Review Article

Sustainable learning for refugee children in South African primary schools: A theoretical approach

Rasheedah O. Adams-Ojugbele, Dipane Hlalele
The Journal for Transdisciplinary Research in Southern Africa | Vol 17, No 1 | a1062 | DOI: | © 2021 Rasheedah O. Adams-Ojugbele, Dipane Hlalele | This work is licensed under CC Attribution 4.0
Submitted: 06 April 2021 | Published: 29 October 2021

About the author(s)

Rasheedah O. Adams-Ojugbele, Department of Early Childhood Development, Faculty of Education, University of KwaZulu-Natal, Pinetown, South Africa
Dipane Hlalele, Department of Educational Psychology, Faculty of Education, University of KwaZulu-Natal, Pinetown, South Africa


Background: The advent of democracy in South Africa brought about many changes in the education system. Policies and frameworks that guide the embracement of refugee children were formulated and later implemented. However, there are ongoing challenges experienced by this group and the incidents of poor access and quality of provision experienced by a larger population of refugee children, calls for urgent redress.

Aim: This is a theoretical article that examines and analyses the education access, school integration and participation of refugee children.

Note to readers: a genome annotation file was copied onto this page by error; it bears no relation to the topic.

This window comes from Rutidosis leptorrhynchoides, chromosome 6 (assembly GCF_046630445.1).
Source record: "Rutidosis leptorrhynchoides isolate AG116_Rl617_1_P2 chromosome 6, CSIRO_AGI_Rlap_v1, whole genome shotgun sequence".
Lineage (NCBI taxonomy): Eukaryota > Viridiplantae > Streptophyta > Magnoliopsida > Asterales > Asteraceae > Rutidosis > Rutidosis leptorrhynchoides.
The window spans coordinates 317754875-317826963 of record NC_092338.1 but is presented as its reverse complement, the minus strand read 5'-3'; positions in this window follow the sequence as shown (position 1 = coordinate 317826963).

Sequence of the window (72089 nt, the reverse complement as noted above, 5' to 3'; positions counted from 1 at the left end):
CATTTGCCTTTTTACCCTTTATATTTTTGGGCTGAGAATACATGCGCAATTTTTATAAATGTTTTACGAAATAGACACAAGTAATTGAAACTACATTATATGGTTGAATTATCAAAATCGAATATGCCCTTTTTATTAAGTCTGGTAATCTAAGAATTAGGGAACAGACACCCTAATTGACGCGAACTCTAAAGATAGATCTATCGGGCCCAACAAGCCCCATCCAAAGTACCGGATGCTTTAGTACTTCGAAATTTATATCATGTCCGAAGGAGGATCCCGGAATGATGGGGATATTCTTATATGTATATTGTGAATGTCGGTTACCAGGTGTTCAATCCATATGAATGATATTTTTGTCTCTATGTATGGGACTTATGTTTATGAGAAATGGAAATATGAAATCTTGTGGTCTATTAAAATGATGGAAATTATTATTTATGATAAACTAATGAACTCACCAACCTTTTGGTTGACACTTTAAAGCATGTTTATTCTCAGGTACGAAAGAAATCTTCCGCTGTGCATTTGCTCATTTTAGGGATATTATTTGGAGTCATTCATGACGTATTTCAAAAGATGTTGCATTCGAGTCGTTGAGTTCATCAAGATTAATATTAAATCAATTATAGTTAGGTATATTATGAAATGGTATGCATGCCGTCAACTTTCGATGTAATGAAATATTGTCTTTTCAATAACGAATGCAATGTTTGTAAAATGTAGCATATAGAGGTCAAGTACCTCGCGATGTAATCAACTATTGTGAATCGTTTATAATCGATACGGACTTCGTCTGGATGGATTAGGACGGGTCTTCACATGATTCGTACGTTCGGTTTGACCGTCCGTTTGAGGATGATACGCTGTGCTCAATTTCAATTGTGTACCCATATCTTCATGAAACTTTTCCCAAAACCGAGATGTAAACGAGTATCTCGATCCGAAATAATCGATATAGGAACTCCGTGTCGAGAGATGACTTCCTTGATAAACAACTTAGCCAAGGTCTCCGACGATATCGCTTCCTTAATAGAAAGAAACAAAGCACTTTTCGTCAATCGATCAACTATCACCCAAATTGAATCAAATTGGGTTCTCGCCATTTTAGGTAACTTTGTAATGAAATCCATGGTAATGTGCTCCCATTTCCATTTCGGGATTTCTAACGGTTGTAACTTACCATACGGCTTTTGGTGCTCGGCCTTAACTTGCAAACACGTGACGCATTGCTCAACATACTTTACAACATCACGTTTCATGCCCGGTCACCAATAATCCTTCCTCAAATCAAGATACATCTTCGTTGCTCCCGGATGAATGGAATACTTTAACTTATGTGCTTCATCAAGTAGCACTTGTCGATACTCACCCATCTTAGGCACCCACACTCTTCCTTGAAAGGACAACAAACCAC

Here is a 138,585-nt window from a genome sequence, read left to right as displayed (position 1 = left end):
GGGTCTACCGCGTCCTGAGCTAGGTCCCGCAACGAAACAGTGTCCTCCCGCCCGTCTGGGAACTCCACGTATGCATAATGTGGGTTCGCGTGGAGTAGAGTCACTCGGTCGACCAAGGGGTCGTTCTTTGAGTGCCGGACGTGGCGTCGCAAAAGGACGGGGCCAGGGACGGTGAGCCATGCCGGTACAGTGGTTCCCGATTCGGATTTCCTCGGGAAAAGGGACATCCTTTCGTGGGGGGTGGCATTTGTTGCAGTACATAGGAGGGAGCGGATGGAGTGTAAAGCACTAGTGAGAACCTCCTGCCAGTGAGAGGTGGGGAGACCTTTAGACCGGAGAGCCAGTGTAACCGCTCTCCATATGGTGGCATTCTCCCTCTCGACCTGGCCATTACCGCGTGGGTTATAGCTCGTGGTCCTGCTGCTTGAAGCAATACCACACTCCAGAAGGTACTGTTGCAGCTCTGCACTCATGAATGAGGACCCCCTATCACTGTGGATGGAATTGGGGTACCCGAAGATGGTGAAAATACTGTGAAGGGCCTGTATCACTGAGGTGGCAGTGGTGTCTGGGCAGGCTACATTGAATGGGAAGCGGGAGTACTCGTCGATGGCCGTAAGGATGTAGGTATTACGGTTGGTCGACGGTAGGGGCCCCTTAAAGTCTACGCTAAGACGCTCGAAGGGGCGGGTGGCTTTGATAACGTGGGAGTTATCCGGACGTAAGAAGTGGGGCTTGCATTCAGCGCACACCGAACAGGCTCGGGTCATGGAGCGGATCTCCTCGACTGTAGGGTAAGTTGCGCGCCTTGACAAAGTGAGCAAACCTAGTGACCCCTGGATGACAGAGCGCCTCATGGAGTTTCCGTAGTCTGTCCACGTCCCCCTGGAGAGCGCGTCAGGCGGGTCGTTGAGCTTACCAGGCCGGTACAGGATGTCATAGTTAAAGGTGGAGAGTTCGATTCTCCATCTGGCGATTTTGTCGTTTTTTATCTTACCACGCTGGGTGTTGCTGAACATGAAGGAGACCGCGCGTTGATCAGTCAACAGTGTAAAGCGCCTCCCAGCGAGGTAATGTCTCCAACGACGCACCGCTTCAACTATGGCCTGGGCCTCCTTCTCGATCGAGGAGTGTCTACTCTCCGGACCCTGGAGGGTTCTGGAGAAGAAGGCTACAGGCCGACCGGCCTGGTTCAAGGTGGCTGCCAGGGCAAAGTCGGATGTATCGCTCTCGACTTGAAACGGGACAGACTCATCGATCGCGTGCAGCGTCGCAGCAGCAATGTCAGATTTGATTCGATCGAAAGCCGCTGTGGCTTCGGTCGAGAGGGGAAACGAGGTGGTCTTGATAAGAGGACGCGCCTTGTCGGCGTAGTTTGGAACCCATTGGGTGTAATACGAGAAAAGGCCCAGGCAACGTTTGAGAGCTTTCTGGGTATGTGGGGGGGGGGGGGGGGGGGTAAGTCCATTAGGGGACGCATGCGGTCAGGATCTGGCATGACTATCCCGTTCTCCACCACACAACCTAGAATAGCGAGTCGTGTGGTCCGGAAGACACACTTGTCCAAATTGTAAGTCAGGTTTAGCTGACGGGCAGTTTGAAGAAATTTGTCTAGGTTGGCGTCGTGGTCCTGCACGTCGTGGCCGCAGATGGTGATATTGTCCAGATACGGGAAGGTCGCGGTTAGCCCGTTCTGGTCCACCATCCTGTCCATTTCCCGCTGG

Setting: Focusing on refugee children in a primary school in South Africa.

Method: Empirical study articles and reviews carried out on the education and resettlement of refugee children in their host countries between 2005 till date were randomly selected for inclusion in our analysis. Our intention was to understand how the education for refugees is generally conceptualised and the extent to which their lived experiences are captured.

Result: Using Gibson’s theory of affordances as a lens, this article analyses the relationship between the new school environment and refugee children and evaluates the possibilities of sustainable learning for all.

Conclusion: We argue for an expansive access, including social and academic support interventions that are balanced in terms of promoting the individual child’s abilities and needs for optimal development.


refugee children; sustainable learning; school access; social integration; school participation


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